The fornicator may contract the HIV virus and show to all the world that he is guilty of crass fornication, but the man who is outwardly faithful to his wife in a monogamous relation and works every day to support his family may be considered a man with an abundance of common grace; but God knows that in his heart he lusts after every woman he sees. Who can say that the one is a greater sinner than the other?
The totally depraved sinner can do no good in the sight of God. His total depravity does not manifest itself as fully as it did in Hitler or Stalin. But that does not mean that his nature has been improved to the point that it is no longer totally depraved, though it remains depraved in all its parts. This is nonsense on the surface of it. A man may not be “as bad as he can be” in his outward actions, but this does not mean that he is not “as bad as he can be” in the depravity of his nature.
That the notion of total depravity as proposed by the defenders of common grace is absurd is evident from the fact that common grace of this sort proposes to us the possibility of a man who is no longer totally depraved (in the sense, at least, of being as bad as he can be in his nature), but is nevertheless unconverted and can very well go to hell. The Holy Spirit works in his heart so that sin is restrained by a change in his nature which, while leaving every part of his nature depraved, results in a nature which is partially good. Yet he remains unregenerated and unconverted, and unless regeneration and conversion is given him, will still go lost. Such a man is a spiritual and ethical monstrosity.
But such a denial of total depravity leads to outright Arminianism. For, after all, common grace teaches that part of the good, which such a man in whom sin is restrained by an inward operation of the Holy Spirit is capable of doing, is to accept the overtures of the gospel and hear the pleadings of God who expresses in the gospel a desire to save him. Two points may be observed in this connection. The first is that common grace implies a revelation of God’s love and favor towards all men by expressing in the gospel His desire to save all men. The second point of connection is that by an inner restraint of sin upon the heart through the work of the Holy Spirit, man is put into such a spiritual condition that he is able to accept or reject the offers and pleadings of the gospelwhich reaction to the gospel will determine his ultimate fate in heaven or hell. It is impossible to separate the restraint of sin by the Holy Spirit from the “well-meant offer of the gospel.” The Holy Spirit enables the sinner to accept or reject the gospel, on the basis of which decision he will be saved or perish. And here is the Arminianism of it all. Total depravity means, after all, that salvation is by grace alone. It is the free gift of God in our Lord Jesus Christ. Common grace means that now man is able to make a decision, by the activity of his own free will, which becomes decisive in salvation.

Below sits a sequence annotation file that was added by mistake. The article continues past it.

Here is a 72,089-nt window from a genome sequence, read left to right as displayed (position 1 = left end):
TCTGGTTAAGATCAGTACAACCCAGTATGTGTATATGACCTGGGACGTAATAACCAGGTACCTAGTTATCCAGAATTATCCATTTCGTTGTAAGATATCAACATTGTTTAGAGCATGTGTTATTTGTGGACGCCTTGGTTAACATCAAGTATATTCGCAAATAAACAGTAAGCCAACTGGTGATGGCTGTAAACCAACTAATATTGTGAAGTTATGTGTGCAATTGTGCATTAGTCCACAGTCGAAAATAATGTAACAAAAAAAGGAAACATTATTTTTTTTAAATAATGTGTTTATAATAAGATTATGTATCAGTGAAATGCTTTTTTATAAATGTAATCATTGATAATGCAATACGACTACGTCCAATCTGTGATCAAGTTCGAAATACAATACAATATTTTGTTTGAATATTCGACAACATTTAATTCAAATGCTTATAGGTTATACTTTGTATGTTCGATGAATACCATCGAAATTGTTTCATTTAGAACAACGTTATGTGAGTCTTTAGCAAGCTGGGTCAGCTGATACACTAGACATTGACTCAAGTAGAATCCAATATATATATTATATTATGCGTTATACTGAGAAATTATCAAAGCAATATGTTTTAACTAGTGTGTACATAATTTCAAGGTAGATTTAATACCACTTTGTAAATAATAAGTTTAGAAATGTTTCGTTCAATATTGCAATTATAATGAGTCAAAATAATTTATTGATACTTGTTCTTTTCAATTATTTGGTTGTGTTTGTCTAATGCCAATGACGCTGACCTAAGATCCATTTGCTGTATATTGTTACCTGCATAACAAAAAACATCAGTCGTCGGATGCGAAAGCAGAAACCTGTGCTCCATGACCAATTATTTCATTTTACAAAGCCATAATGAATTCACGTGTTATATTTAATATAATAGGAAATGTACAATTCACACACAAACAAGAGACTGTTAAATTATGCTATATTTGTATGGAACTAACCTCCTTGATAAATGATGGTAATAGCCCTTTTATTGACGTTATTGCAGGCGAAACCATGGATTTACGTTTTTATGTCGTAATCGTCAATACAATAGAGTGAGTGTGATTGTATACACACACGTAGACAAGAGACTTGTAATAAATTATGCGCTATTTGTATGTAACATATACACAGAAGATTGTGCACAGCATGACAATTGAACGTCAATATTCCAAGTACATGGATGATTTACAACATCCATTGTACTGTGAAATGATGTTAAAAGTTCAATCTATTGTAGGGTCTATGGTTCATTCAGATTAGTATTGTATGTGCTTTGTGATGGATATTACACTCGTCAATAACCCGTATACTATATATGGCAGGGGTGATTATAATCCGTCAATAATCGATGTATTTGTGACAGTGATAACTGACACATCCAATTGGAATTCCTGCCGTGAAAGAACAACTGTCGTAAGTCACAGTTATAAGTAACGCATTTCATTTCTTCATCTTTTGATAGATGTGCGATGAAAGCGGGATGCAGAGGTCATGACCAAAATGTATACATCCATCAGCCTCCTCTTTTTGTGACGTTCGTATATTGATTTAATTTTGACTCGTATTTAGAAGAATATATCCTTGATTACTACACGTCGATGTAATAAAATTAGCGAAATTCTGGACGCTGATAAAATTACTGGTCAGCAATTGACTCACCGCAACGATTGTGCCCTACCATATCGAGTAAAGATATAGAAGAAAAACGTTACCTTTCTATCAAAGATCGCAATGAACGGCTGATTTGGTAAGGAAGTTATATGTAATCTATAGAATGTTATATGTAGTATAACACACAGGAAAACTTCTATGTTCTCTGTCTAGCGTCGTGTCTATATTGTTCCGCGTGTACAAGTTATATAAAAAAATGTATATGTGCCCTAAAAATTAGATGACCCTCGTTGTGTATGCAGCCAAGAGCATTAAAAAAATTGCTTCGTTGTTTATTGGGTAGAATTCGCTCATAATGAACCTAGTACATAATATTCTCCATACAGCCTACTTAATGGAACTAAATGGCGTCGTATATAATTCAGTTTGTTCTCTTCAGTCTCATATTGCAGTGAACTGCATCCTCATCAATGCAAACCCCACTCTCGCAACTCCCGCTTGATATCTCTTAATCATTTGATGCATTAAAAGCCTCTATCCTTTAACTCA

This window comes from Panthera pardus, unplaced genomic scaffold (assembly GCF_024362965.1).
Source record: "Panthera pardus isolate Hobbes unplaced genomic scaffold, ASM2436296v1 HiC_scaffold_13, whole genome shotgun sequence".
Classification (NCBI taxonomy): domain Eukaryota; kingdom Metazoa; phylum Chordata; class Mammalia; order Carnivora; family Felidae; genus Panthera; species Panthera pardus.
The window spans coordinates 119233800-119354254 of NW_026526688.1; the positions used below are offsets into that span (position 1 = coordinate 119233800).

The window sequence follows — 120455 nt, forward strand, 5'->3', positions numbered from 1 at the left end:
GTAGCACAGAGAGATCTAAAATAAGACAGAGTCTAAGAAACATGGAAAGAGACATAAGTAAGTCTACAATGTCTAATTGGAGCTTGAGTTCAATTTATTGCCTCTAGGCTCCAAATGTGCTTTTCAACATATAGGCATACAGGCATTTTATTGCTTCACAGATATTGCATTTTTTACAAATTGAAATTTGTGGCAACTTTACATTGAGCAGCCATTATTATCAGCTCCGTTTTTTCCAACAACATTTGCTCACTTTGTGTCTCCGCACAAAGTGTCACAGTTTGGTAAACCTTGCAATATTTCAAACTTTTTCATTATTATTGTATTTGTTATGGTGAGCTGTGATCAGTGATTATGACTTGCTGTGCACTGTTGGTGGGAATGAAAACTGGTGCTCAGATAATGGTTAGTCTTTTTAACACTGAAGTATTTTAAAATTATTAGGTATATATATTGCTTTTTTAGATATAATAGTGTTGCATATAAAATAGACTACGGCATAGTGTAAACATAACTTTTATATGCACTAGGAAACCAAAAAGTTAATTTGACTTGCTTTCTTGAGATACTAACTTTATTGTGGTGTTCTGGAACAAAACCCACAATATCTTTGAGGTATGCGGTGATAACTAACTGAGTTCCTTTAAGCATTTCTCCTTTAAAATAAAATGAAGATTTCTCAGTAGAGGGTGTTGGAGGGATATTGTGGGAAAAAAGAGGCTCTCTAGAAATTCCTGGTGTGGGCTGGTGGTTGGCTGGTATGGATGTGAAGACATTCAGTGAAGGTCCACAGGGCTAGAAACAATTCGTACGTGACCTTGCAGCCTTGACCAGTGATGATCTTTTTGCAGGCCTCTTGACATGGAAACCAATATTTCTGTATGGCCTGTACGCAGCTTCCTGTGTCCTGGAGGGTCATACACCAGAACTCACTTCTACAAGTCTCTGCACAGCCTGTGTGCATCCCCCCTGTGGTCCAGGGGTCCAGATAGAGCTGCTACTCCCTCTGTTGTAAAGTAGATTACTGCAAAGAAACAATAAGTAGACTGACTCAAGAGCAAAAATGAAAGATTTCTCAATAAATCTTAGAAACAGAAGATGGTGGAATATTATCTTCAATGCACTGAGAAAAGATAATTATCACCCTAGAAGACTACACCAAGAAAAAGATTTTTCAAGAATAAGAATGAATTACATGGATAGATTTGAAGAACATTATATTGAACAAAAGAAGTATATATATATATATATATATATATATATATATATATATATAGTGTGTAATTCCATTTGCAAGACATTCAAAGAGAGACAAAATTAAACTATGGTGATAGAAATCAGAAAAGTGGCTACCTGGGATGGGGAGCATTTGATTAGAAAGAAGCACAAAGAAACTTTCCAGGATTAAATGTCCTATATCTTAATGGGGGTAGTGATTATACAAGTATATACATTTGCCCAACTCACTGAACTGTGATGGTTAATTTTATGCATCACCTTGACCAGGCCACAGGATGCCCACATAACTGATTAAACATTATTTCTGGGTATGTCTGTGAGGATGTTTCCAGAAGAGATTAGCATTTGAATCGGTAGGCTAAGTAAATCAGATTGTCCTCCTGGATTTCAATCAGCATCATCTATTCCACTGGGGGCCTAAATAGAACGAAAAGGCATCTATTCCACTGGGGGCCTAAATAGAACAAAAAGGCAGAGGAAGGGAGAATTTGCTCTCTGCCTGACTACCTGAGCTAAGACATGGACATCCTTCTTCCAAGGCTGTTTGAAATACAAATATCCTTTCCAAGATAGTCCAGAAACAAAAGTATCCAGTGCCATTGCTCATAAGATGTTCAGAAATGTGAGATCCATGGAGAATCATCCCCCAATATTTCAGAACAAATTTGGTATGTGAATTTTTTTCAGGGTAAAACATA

One more point needs to be made. Should the proponents of common grace hold to a total depravity which is indeed total and still maintain a restraint of sin which is able to produce good works, it is a strange total depravity indeed. A depravity which makes it impossible for one to do any good is nevertheless a total depravity, which, under the restraining power of the Holy Spirit, can make room for good. A thoroughly rotten apple still has good parts to it. A totally dead man still has some signs of life. A totally dead tree still produces some branches which bear fruit. This is a strange depravity which is a flat contradiction in terms.
Thus the Reformed faith is lost and the truth of Scripture is cast to the winds. God’s glory is sacrificed on the altar of man’s pride.